(A tank mix is a cocktail of pesticides in single tank.) 

"After all, tank mixes are what our bees 'see' in the field, not just individual pesticides," says Brandi. 

Brandi argues that even if a tank mix doesn't kill adult bees outright, it may impact the brood and hurt the bee colony longterm. 

According to Brandi, the acting head of the EPA's Office of Pesticide Programs said the agency would look into tank mixes later this year.

The Investigation

There were several clusters of bee kills in Fresno this winter. They happened on the east side of Fresno County in Sanger and Reedley, where Rafael Reynaga’s colonies were.

The other area is Kerman, on the west side of the county, where loss reports from several beekeepers total in the ballpark of $2 million.

Tom Ullmann works for the Fresno County Agricultural Commissioner’s office and he’s investigating the Kerman incident. On a tour of the Kerman area, he points out one spot where honeybee colonies got hit, between two vast almond orchards.

Tom Ullmann works for the Fresno County Department of Agriculture

The county collected bee bodies and swabs from outside the hives at this site and sent them to a lab at the California Department of Pesticide Regulation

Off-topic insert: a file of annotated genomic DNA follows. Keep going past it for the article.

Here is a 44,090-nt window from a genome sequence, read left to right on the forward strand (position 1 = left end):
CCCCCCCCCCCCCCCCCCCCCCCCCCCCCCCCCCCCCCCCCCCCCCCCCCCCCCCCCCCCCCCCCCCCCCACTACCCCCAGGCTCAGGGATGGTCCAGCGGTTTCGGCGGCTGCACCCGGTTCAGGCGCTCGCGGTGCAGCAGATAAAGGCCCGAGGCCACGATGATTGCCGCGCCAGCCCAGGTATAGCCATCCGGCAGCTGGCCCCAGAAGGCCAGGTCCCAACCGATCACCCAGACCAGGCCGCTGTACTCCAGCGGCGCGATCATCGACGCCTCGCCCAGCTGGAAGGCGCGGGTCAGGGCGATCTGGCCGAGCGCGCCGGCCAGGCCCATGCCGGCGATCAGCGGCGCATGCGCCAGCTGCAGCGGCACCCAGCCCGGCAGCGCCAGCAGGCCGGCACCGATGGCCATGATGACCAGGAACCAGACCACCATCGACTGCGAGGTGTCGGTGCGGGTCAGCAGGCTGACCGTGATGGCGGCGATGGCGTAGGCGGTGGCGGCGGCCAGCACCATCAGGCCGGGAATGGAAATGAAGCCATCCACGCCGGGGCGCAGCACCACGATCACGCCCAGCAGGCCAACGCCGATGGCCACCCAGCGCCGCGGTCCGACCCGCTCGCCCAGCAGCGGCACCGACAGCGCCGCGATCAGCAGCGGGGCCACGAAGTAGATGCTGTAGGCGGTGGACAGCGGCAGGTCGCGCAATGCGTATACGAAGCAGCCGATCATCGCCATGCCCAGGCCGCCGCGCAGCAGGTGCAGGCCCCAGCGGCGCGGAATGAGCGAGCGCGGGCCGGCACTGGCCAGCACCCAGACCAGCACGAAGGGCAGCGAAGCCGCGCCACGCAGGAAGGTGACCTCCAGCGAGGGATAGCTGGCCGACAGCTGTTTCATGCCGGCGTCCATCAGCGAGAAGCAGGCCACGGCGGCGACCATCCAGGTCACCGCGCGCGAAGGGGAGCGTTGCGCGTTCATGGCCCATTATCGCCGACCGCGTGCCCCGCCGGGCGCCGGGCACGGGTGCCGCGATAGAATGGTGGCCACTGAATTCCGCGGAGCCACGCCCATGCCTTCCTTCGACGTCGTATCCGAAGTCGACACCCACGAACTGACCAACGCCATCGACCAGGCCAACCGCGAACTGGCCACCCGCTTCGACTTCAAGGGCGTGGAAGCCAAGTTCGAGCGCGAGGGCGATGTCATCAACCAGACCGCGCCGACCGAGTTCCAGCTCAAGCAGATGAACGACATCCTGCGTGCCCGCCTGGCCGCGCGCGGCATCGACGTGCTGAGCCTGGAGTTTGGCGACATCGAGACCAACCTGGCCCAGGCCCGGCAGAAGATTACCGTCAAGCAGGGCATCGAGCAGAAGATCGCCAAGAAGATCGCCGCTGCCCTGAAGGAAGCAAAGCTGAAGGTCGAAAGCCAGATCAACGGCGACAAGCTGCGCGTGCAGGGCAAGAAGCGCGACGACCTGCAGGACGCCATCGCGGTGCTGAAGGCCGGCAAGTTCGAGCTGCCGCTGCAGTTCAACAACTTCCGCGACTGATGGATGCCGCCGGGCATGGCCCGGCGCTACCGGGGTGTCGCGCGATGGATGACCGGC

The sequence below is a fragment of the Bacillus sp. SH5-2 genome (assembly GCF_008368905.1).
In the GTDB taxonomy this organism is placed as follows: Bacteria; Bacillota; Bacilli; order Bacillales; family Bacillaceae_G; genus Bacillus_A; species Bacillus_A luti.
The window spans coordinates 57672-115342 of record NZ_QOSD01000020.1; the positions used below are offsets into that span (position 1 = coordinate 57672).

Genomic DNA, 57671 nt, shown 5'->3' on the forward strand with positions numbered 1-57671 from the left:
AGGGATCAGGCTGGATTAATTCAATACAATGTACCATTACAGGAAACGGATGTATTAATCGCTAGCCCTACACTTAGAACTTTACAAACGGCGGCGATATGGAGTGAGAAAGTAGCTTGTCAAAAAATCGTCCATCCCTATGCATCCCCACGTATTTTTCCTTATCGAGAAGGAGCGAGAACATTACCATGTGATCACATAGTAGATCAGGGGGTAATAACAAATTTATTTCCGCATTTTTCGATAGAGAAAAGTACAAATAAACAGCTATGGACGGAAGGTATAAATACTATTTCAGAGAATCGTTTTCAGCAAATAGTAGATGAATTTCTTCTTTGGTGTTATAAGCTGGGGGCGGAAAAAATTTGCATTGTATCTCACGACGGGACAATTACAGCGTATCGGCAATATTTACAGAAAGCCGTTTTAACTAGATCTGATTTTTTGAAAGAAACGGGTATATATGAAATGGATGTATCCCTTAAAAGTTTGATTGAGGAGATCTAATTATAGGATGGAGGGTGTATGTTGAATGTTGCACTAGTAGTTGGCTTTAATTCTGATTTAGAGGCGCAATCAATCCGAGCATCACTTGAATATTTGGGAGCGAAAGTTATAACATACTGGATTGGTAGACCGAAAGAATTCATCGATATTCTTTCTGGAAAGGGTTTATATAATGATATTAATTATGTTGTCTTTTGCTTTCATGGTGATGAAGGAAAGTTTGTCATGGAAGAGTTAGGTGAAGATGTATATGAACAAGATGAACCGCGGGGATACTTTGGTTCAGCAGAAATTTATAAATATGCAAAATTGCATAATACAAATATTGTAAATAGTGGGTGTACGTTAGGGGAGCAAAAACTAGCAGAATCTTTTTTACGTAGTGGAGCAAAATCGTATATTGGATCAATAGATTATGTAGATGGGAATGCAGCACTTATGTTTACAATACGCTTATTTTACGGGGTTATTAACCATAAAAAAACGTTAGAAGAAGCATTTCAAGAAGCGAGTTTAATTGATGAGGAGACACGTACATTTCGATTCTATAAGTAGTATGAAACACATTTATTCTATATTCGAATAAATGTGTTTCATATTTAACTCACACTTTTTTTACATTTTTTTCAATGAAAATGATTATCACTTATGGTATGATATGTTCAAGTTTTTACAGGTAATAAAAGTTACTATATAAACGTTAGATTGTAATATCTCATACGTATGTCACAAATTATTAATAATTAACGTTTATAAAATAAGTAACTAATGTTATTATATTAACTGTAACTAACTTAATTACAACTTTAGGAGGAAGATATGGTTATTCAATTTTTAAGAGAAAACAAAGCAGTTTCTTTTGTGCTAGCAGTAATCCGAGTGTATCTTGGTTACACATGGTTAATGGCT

As part of the investigation, Ullmann’s examined pesticide use reports in Kerman for the days leading up to the bee kill.

“So far, there’s nothing we’ve found that has been done that is in violation of any regulatory requirements according to the label,” says Ullmann.

In other words, pesticide applications were reportedly completed by midnight.

But the preliminary finding leaves bee broker Joe Traynor doubtful.

“I can’t totally blame the county,” Traynor says, “but they depend on use reports and those are only as good as the honesty of the guy that signs them, saying what he put on and what time of day he put it on. Anybody can fudge a use report.”

Traynor’s been wrangling bees for 50 years.